On many of his flights, Childs carried loads of dark, dirty coal. Other times, he’d drop candy to the children below. He’d step outside the cockpit, in his clean flight suit, to get a weather briefing, a maintenance checkup, a coffee and a doughnut. Without fail, a sooty German would give him a hug or rub up against him. He never got back to Wiesbaden in a clean suit. All said, landing, unloading and taking off took about 15 minutes, Childs said.
Stalin had hoped the blockade would force the Americans, British and French out of Berlin. But on May 12, 1949, 11 months into the airlift, Stalin gave up and lifted the blockade. The airlift continued to stockpile supplies in case the Soviets changed their minds. Childs ended his tour in June 1949.
By September 1949, when the airlifted ended, U.S. and British pilots had delivered in 15 months more than 2.3 million tons of supplies in 277,569 flights to Berlin, according to the Berlin Airlift Historical Foundation. Thirty-one Americans died.  
Locally, Childs has taken an active role in making sure the airlift is never forgotten. Tech. Sgt. Steven Wilson, director of the South Dakota Air and Space Museum at Ellsworth Air Force Base, met Childs last year when he asked for help in organizing a local reunion to mark the airlift’s 60th anniversary. “He said his biggest fear was that he and his fellow veterans would be forgotten,” Wilson said. “I promised him he’d never be forgotten. Not ever.” The Ellsworth Heritage Foundation and Wilson decided to create an exhibit at the museum honoring the 15-month humanitarian effort. Childs didn’t want a lot of fanfare, Wilson said, but they dedicated the exhibit to Rapid City’s airlift veteran. “That exhibit will ensure he will never be forgotten,” Wilson said.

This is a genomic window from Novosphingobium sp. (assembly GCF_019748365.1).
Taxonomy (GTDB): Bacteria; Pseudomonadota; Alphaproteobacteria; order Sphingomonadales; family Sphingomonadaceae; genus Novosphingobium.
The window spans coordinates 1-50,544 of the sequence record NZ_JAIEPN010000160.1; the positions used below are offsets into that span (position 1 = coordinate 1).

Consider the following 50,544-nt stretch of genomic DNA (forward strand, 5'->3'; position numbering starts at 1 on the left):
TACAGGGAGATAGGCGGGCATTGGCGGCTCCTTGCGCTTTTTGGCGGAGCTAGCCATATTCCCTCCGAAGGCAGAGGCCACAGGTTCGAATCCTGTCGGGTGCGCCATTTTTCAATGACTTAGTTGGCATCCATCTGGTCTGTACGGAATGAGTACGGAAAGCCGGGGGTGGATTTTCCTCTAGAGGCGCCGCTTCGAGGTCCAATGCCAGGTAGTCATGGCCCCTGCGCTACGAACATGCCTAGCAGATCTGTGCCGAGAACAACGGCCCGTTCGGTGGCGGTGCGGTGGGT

Childs also wrote a 22-page book, “Flying on the Berlin Airlift: The Salvation of a City,” for his children, recounting his experience as an airlift pilot. “For many Americans, the Berlin Airlift is a faded memory, a distant skirmish in a conflict known as ‘The Cold War,’” Childs wrote. 
“But for the veterans who took part in the greatest humanitarian airlift in history, the lift is as fresh as yesterday. … I am very proud of having been a pilot on the Berlin Airlift and to have taken part in defeating Russia’s plan to rule Europe.”

by Emilie Rusch, Rapid City Journal, 5-13-09

Lt Col Chuck Childs Organized US-British Berlin Airlift Reunion Response

May 22, 2014